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If you're among millions of Americans struggling to shed those extra pounds, we've got a study for you. Grab a pen and pad; you might want to take notes. Four of the most popular diets are compared and contrasted in the current journal of the American Medical Association.

NPR's Patty Neighmond reports.

PATRICIA NEIGHMOND: Today, you can walk into a bookstore and probably find dozens of diet books. But is a popular diet book all the help you need to lose weight? That's what researchers at Stanford University wanted to know. They compared the Atkins diet, high protein and low carbs, the Zone, also low carb but not as low as Atkins, LEARN, which stands for lifestyle, exercise, attitudes, relationships and nutrition and is the most commonly recommended diet by health professionals, and the Ornish diet, higher in carbs but very low in fat.

Nutrition scientist Christopher Gardner and colleagues found the answer to their question.

Dr. CHRISTOPHER GARDNER (Assistant Professor in Medicine, Stanford University): Reading a book and doing it on your own, even if you understand it, isn't enough.

NEIGHMOND: Gardner says routine counseling with a dietitian is what many overweight individuals need. In the study, 311 women who were 15 to 100 pounds overweight were assigned to one of the four diets. Gardner looked at the women's health and weight after one year.

Dr. GARDNER: Throughout the whole trial, the Atkins group, the very low carbohydrate group, lost about twice as much weight throughout.

NEIGHMOND: But twice as much wasn't really very much. On Atkins, the average weight loss after a year was 10 pounds. On LEARN, Zone and the Ornish diets, the women lost three to six pounds. But their health improved. Anyone who lost any weight at all also lowered their cholesterol, triglycerides and blood sugar.

What are the reasons why the Atkins dieters did better? For one, more of them stuck to the diet. And Gardner says that could be because the Atkins diet is so simple.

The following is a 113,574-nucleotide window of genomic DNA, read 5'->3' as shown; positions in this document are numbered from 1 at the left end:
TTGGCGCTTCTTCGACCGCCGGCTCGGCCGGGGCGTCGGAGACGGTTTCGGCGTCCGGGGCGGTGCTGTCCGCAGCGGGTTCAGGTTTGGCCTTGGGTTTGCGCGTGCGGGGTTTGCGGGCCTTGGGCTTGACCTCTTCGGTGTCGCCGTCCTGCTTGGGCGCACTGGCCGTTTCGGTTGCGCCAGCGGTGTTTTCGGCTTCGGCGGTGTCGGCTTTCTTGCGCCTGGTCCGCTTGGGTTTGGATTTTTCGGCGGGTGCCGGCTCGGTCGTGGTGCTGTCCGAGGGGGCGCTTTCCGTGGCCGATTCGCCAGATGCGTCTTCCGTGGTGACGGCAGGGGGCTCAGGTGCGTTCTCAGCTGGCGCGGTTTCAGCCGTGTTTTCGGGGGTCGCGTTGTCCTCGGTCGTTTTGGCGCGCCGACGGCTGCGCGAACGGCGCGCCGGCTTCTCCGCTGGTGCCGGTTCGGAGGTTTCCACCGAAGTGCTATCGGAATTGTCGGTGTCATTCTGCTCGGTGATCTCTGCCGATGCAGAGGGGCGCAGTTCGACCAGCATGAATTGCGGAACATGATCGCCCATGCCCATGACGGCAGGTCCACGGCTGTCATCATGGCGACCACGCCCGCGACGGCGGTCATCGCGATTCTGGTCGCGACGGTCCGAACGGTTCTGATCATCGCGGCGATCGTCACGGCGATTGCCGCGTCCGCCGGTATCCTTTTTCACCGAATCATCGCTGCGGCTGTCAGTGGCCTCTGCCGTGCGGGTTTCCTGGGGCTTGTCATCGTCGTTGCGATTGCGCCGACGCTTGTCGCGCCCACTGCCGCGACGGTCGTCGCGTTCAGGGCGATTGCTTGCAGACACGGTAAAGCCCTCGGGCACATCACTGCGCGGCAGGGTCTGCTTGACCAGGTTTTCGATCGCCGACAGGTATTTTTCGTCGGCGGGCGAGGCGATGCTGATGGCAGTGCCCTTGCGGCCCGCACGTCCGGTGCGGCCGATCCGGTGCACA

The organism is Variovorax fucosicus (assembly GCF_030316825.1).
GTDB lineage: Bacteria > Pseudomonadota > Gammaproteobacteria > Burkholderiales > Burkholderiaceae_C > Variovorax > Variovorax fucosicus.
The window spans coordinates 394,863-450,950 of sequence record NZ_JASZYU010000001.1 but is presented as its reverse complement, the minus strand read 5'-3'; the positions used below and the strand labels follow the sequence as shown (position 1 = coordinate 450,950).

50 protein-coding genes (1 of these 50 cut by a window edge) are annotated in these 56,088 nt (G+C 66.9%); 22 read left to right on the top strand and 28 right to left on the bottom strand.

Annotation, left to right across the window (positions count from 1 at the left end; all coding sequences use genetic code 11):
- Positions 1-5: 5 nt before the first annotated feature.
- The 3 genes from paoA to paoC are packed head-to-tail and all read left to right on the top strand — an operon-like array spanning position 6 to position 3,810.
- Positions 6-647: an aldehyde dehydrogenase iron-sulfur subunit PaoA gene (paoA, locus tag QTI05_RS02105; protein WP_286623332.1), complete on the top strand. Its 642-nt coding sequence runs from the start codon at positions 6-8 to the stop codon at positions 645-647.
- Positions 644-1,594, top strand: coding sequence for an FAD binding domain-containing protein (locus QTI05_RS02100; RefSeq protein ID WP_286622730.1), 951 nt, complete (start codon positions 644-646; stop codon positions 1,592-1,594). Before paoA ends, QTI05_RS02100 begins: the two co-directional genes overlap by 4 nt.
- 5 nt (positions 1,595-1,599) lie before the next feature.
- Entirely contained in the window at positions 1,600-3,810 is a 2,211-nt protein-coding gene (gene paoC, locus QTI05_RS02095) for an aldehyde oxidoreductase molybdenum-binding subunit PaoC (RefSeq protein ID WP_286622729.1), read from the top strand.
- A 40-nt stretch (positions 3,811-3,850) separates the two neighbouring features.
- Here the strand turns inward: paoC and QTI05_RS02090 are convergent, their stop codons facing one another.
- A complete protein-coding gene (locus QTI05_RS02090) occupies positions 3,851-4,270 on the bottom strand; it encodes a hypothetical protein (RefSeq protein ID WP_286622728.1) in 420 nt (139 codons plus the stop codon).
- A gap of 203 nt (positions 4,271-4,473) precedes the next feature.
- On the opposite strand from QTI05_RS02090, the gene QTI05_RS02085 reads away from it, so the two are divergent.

Dr. GARDNER: Just drastically reduce your carbohydrate, and completely eliminate any sugary - any sodas, any high-fructose corn syrup, any white bread, any white rice.

NEIGHMOND: It could also be that the Atkins diet keeps you full longer. Walter Willett is a medical nutritionist at Harvard's School of Public Health.

Dr. WALTER WILLETT (Nutritionist, Harvard School of Public Health): When people eat large amount of carbohydrate, those kinds of foods leave you hungry. And a few hours after eating, we usually are looking for something to eat again.

NEIGHMOND: Food with protein and fat keeps dieters satisfied for a longer period of time. And dieters in the Atkins group did eat higher levels of fat, even saturated fat, than dieters in the three other groups. So does that mean it's okay to eat high levels of animal fat?

Gardner says on a short-term basis, it wasn't a problem. After one year, the women didn't end up with higher levels of cholesterol. In fact, levels went down as they lost weight. Gardner says that losing weight did them more good than eating saturated fat did them harm. But Gardner also says he doesn't know if the Atkins diet is healthy over the long term.

Dr. GARDNER: Five, 10 years out, is a low carbohydrate protein diet, good for kidney function? Good for bone density? We actually have some concerns. Is a long term low carbohydrate at the time saturated fat good for you? Probably not, but we really only have one-year data and we have to look longer.

NEIGHMOND: Nutritionist Walter Willet says there is a way to make high fat healthy.

Dr. WILLET: And that's to eat lots of vegetables, use healthy fats like olive oil and most vegetable oils - and they'll make the vegetables taste better, by the way. For protein sources, we could use nuts, some beans and some fish and poultry in moderation.

NEIGHMOND: Willet says that even Dr. Robert Atkins himself came around to viewing healthy vegetable fats as better than animal fats, and Willet says other research has found diets rich in vegetable fats actually do decrease heart disease and diabetes.

Patty Neighmond, NPR News.

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